Since the menu offers just three small plates and two bigger dishes, and since I’ve enjoyed the oysters, cheese and charcuterie boards at Obladee many-a-time, I decide to try the new menu—all of it. I know this is doable as I’ve brought along a friend. We start with cold glasses of Benjamin Bridge Methode Ancestrale, a pétillant naturel (or pet-nat)—a spritzy, natural wine made in a method so old it predates Champagne, where the wine finishes its first fermentation in the bottle. I find it easy to drink and a bit of a palate cleanser, the perfect wine to sip while awaiting our first course. 

Just about to transition from dishes shaped by summer to fall, we get to hang on to a few lighter creations. First is a take on classic melon and prosciutto salad. Sweet local cantaloupe, cucumber, salty prosciutto di parma, spicy, crunchy peanuts, and a Thai-inspired vinaigrette with cilantro make this a delightful, breezy start and great with the pet-nat. 

Next up is beef tataki made with Windy View Farm strip loin. The beef is quickly seared, marinated, then thinly sliced, giving it a delicate texture rich in flavour. The dish is one of the best I’ve eaten in a long time. Local plums charred to draw out deeper flavour sit atop fanned slices of beef. Underneath the meat sits a line of garlicky chimichurri with crumbled blue cheese. The plums’ sweetness mellows the cheese, and a rich, intensely umami porcini mushroom oil softens the chimichurri’s acidity. There is smoked salt on top that ties the flavours together, and the beef melts in your mouth.

Switching gears again, the beef is followed by Fogo Island cod tiradito, a Peruvian dish similar to ceviche. The raw cod is cut into sashimi-sized bites and cooked briefly in citrus; in this case, lime. The dressing also has passion fruit and Aji Amarillo (Peruvian yellow pepper), giving the cod a silky consistency and sweet flavour. Creamy sweet potato, charred corn niblets, and an intensely flavourful lime leaf oil balance the tart citrus notes. Thinly sliced red and green onions and fresh cilantro finish off this beautiful, lively dish.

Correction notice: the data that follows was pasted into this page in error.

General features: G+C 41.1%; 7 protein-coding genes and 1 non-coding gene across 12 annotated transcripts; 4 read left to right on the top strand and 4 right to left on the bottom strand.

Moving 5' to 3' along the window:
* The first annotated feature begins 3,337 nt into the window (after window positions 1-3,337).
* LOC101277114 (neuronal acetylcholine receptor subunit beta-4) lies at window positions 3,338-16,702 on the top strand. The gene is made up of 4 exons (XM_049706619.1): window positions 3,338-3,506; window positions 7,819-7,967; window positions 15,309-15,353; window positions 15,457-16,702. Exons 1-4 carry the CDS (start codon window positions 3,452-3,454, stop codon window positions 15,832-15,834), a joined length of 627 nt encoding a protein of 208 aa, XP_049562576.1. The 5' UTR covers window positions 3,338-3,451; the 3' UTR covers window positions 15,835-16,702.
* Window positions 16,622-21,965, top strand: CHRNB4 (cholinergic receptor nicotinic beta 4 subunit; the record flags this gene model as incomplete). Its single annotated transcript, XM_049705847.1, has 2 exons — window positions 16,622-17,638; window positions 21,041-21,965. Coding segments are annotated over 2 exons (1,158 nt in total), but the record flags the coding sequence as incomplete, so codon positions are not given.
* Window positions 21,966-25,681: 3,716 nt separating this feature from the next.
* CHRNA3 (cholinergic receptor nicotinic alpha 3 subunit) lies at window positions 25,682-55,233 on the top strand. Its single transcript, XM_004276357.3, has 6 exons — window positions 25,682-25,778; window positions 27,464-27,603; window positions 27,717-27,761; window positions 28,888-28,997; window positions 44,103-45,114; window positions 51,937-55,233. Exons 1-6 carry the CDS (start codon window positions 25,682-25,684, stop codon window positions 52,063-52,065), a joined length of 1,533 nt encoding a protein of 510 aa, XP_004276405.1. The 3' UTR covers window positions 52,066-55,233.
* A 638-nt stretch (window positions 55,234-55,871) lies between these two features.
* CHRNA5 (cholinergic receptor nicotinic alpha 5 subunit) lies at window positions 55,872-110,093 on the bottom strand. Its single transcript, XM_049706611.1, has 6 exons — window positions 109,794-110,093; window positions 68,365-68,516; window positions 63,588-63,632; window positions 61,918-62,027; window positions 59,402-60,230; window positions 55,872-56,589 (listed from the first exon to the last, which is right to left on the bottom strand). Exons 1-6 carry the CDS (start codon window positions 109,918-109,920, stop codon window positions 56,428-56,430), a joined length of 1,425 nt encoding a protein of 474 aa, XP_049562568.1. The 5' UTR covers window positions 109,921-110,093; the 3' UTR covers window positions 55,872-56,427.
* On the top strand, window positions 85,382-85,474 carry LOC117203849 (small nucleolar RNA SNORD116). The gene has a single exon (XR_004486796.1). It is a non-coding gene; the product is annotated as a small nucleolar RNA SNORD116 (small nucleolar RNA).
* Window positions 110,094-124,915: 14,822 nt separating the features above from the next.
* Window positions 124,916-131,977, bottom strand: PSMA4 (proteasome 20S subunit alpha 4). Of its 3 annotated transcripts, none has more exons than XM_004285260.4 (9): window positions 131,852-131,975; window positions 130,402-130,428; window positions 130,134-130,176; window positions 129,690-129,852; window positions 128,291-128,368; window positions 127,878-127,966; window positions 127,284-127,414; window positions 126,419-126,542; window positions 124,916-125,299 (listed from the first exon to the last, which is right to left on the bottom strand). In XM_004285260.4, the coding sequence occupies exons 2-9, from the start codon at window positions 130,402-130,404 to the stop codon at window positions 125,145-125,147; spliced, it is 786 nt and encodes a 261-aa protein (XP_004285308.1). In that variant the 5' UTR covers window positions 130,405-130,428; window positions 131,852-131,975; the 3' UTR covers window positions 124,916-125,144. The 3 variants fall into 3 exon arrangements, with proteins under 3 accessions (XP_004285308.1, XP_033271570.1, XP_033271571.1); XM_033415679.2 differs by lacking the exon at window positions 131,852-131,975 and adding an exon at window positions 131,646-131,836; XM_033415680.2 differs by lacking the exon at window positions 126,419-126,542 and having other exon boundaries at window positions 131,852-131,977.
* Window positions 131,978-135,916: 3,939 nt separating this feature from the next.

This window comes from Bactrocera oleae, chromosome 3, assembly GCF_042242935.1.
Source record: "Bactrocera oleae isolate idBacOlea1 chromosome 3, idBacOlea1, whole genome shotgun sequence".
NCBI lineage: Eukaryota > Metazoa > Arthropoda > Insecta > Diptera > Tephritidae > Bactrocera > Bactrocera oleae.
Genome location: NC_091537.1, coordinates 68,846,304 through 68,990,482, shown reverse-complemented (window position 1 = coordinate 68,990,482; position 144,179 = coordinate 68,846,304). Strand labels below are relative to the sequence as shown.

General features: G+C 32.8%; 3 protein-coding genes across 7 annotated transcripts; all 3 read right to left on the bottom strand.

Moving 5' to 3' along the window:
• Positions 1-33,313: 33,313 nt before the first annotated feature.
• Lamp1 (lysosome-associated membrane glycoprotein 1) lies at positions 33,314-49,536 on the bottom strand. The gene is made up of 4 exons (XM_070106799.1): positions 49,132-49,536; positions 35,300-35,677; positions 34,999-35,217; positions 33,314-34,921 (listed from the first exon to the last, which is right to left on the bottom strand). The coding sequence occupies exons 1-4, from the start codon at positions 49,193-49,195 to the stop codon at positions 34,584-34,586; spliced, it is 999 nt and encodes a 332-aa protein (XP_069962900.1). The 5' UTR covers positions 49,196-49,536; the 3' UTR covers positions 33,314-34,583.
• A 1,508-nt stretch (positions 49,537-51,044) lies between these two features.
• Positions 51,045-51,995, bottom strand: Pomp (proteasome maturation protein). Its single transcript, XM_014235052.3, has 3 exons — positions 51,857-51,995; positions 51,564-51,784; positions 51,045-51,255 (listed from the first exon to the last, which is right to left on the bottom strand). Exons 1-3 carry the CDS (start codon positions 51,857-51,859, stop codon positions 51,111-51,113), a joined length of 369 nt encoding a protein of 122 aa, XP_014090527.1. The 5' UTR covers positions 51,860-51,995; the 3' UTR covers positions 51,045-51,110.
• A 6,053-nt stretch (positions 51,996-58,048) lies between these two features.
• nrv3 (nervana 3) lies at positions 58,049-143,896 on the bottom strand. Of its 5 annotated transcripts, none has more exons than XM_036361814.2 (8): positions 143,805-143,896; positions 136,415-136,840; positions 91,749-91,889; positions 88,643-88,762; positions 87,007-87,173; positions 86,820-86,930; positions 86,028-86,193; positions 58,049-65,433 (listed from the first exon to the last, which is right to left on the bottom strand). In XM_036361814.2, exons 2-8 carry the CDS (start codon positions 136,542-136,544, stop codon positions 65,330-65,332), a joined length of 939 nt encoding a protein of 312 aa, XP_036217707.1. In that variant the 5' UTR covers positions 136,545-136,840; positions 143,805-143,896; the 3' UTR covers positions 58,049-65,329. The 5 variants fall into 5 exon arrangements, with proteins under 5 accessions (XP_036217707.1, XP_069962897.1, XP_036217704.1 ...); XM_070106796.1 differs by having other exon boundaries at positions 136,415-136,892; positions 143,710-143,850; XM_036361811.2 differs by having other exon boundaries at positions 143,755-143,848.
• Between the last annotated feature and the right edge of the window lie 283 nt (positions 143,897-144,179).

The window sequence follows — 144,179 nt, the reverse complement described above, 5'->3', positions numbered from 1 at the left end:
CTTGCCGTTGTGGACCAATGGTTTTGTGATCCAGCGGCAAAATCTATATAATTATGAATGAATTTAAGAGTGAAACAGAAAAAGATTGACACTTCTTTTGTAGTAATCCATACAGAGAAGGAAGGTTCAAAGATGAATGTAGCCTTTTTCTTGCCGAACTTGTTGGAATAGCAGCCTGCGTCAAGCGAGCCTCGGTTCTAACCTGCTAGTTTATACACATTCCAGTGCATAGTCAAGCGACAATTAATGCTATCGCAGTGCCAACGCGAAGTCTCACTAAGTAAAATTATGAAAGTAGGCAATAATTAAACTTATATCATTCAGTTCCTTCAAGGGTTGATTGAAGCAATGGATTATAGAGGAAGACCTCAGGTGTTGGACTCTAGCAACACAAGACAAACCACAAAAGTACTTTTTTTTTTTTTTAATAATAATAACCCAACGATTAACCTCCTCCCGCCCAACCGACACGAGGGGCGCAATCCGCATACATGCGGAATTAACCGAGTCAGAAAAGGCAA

Before we start the two bigger dishes, wine pairings arrive. An off-list natural red wine from Corsica called Domaine Giacometti Sempre Cuntentu made with a grape I’ve never heard of—Sciaccarello—is meant to pair with a house-made cappelletti, the stuffed pasta shape named for “little hats.” Filled with Jonah crab, caramelized shallot, and toasted chèvre, the cappelletti sits in a red chorizo-coconut broth topped with mussel conserva—Spanish-style preserved mussels. The rich broth is a bit milder than I was anticipating and deep in flavour, and there are crunchy, salty little bits of chorizo on top, an excellent complement to the sweet crab meat. A belly-warming dish and wonderful pairing, too.

I am excited to try our last big plate, as it’s a play on Mexican street corn, called gnocchi elote. House-made gnocchi in creamy corn bisque, charred corn kernels, jalapeño, creme fraîche, and crunchy Tajin-seasoned asiago cheese bits—this dish is a lot of fun. The spot-on pairing is Avondale Sky Benediction, a dry, traditional method sparkling white wine made with Geisenheim grapes grown in Nova Scotia. As a corn lover, especially elote, I thoroughly enjoy the pure corn flavour; it’s rich but not too heavy. The combination of textures is even better. 

Not quite up for a full-on dessert, we finish the night with a three-cheese flight and fortified wines—I choose Dow’s Colheita 2002 Tawny Port. My favourite way to end a meal. Heading back into the still-blustery night, I reflect on Obladee’s arrival and how it helped set the scene for downtown Halifax’s wonderful food and drink scene, and I can’t wait to see what their next decade brings. 


1477 Lower Water Street